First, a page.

Throughout the Emperor’s thinking about this development, the dog showed no signs of distress. It sat quietly and wagged its tail, tongue hanging out slightly as it panted.

This drew the Emperor’s attention.

“You are not afraid of me in the slightest, are you, dog?”

The dog barked happily.

“I thought not. Would you like to be my grand vizier, dog? I have need of someone who will speak her mind freely and be not afraid of me.”

The dog barked again.

“Very well. The position is yours. Serve well and faithfully.”

The dog barked.

Respite: Taking a Moment

Originally published April 9, 2007.

There’s a moment in-between moments where all the moments rest.

She lifts her pen from the page, and watches a drop of ink grow on her pen and drip onto her paper, and considers that she just made a mess of a perfectly good thought. It used moment too much (using the same word too much is too wordy), but she liked it.

She sets her pen point-first in a little stand for just that purpose, next to her inkstand, and stretches, rolling first one shoulder, then the other, then twisting, first to the right, then to the left. Then her neck, to the right, to the left.

Back to center. She considers getting up and making tea or cakes, feeding the cat or watering the plants, and then she doesn’t. She’s in her quiet place, and all those important things fade away into her conciousness and get lost in the ripples.

It doesn’t matter who she is or what she was doing or why she was writing. It doesn’t matter where she is, what she thinks of her cat, or what sorts of plants she grows.

What matters is the moment she was writing about, the one in-between. She isn’t doing anything but staring into space and thinking to herself that she should dust, because of all the cobwebs.

It isn’t a very exciting story. Oh, there are ninjas out there, but she’s indoors. They can’t reach her here. There are pirates, but she’s on dry land. Their cannon-fire is a distant echo, easily ignored. Her calligraphy is done for the moment, ruined, so that doesn’t matter either.

There are robots in this story too. She’s writing her letter to the robot emperor, explaining why she doesn’t want to marry as he wishes her to. It’s a very polite letter, but she doesn’t feel like finishing it.

She’s wearing a plum-colored kimono with plum blossoms patterned in black. Her hair has sharp hairsticks in it, perfect for a woman who doesn’t want to wear visible weapons, and her fan has a sharp edge.

She stands. She turns. She kneels before an altar, prays, lights incense.

Perhaps it matters a little, the world outside this room and this moment. A little. But not enough to phase her, to let her expression change.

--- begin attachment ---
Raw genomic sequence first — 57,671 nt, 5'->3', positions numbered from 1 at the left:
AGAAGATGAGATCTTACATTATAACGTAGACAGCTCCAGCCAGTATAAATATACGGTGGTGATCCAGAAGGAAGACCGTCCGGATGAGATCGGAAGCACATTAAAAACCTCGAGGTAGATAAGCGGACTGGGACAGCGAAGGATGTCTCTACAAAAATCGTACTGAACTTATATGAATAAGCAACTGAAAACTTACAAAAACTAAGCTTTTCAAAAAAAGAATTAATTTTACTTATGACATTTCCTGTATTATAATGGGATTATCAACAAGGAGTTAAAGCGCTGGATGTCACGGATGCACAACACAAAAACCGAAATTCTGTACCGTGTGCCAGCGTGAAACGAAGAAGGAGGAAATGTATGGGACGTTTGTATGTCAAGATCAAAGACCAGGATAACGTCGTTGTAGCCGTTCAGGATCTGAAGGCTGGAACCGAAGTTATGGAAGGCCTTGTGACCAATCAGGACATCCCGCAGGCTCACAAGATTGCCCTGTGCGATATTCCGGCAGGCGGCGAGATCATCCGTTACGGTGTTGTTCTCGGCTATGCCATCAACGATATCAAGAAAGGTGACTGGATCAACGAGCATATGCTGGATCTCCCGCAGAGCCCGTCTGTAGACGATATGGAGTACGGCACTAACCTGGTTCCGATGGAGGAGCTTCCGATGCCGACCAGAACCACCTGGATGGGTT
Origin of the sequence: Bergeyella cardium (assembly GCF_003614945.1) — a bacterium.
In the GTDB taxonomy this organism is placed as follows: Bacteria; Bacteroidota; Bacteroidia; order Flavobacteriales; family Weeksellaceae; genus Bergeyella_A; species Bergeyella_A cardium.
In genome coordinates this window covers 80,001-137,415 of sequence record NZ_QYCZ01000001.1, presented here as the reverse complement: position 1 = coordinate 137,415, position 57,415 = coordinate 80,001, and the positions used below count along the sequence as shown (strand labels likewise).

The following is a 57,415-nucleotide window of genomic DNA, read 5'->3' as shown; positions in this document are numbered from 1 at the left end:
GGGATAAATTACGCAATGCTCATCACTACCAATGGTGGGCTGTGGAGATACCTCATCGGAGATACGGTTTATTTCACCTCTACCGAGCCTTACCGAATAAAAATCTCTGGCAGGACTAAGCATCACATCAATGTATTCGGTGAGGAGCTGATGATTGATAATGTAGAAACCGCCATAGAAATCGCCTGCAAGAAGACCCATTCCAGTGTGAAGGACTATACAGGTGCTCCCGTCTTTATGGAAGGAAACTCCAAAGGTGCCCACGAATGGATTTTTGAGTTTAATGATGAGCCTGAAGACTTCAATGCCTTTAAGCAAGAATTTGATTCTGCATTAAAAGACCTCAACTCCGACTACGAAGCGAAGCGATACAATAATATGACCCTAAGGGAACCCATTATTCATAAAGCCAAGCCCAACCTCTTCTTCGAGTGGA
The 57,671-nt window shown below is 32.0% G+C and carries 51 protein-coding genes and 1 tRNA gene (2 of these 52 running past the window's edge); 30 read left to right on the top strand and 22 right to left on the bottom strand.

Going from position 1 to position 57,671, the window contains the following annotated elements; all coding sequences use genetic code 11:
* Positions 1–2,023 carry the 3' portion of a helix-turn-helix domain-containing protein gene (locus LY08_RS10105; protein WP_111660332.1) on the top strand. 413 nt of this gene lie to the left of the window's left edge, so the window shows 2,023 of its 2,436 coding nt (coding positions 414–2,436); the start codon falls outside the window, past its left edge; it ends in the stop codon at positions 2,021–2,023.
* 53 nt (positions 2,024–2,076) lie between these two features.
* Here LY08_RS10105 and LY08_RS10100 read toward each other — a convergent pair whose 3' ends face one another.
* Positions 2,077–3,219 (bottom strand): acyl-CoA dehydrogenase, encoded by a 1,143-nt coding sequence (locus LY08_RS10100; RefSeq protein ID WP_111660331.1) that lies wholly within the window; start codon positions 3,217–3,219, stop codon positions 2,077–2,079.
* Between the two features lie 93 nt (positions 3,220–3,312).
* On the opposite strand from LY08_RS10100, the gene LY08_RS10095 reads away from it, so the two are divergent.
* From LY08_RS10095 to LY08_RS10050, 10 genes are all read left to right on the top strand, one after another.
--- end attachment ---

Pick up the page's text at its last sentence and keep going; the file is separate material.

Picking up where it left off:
She claps her hands once, and is surrounded in a flurry of handmaidens.

“We shall fly our kites today,” she informs them, and they scatter to certain posts that are their jobs on kite-flying days.

Two stay with her, her attendants and fellow kite enthusiasts.

“Princess,” one says, “We must take the long route. There is a mess in the garden.”

“How tiresome,” says the princess, but she does not feel like walking in the blood of enemy ninja today.

She and her attendants take the long route. They travel through many rooms kept apart by paper screens that slide, each decorated in its own beautiful, unique way. In some rooms, such as the room filled with the sound of water and wind, she chooses to sit. The kites will wait. In fact, if she never reacts the kite meadow, it would not matter. Sitting here is an equally good use of her time. She stays there, in the room with the small stream running over elegant pebbles down the middle of the floor, an indoor canal, and listens to the players playing the sounds of wind and birds on their instruments, and she is content.

She imagines flying a kite, how she would slice through the strings of her opponents kites and send them fluttering to earth, claiming them as her own. One of her handmaidens has a green kite decorated in an exotic pattern of leaves that she wants badly, which is why that handmaiden must always fly her kite against the princess when the princess feels like playing kites.

The princess has lost five kites to that handmaiden this season. She finds it tiresome, and likes her imagination more than the actual competition. Today she would have lost her peach kite, and still not been given the green one as a token of her mastery.

It was better to dream. In her dreams, the leaf kite was hers and her handmaiden knelt before her, foolish arrogance forgotten.

It was a good dream. It was a good way to spend a day.